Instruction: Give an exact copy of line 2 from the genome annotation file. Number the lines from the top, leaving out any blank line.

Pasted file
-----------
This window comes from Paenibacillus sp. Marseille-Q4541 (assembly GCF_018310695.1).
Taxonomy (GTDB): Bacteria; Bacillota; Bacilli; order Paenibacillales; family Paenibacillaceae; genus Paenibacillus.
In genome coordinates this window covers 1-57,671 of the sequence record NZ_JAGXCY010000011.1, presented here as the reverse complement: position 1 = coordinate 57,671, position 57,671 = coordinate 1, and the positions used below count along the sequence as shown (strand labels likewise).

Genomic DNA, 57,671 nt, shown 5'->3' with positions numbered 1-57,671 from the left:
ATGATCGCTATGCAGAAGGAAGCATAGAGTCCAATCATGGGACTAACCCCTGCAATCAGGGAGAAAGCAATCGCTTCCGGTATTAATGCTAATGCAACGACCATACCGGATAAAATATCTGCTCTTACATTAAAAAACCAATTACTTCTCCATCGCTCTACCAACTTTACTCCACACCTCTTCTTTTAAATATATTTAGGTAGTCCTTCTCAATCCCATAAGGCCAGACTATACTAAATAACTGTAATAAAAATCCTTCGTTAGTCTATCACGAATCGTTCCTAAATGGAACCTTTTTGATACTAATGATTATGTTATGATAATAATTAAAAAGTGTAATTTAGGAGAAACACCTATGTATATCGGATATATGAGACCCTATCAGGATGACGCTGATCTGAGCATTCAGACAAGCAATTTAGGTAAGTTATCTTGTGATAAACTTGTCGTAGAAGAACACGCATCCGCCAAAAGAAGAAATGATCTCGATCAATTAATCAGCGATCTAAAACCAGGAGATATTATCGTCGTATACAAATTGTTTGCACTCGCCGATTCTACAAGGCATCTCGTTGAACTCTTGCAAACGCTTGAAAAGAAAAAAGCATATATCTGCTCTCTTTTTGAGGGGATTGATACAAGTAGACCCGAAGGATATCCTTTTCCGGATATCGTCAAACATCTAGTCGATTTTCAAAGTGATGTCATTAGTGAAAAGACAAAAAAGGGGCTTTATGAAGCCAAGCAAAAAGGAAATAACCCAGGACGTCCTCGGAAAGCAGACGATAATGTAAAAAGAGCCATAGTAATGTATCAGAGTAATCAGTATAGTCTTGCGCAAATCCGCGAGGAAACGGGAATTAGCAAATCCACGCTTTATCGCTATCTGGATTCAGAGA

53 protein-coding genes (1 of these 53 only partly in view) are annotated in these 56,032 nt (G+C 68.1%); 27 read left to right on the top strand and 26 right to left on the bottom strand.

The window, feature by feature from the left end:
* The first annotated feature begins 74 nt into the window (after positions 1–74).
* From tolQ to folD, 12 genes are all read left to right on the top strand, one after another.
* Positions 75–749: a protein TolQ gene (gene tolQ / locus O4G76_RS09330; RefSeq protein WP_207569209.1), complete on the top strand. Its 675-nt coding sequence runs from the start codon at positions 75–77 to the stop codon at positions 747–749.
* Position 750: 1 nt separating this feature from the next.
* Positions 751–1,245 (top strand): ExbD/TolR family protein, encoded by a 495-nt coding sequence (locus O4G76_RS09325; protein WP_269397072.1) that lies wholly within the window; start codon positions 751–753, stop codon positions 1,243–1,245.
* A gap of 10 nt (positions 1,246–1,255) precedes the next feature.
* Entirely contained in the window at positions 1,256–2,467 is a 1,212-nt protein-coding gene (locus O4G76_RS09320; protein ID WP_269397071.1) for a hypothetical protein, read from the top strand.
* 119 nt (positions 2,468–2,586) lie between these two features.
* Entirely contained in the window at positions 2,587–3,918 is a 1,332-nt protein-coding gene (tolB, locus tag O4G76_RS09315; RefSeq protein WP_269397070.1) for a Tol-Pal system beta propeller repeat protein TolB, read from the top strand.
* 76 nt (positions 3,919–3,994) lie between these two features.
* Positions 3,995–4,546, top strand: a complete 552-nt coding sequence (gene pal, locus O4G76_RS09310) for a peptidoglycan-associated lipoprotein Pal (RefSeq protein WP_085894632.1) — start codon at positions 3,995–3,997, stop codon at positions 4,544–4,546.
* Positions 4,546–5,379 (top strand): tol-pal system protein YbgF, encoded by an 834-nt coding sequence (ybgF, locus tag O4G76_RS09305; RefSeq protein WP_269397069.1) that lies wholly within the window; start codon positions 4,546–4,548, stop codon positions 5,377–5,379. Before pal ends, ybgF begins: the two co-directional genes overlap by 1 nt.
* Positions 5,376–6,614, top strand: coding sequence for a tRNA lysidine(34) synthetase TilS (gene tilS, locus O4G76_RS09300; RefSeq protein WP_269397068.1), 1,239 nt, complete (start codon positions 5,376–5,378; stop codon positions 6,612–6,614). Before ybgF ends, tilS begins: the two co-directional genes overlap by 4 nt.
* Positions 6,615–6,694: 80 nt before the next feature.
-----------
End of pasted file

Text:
Taxonomy (GTDB): Bacteria; Bacillota; Bacilli; order Paenibacillales; family Paenibacillaceae; genus Paenibacillus.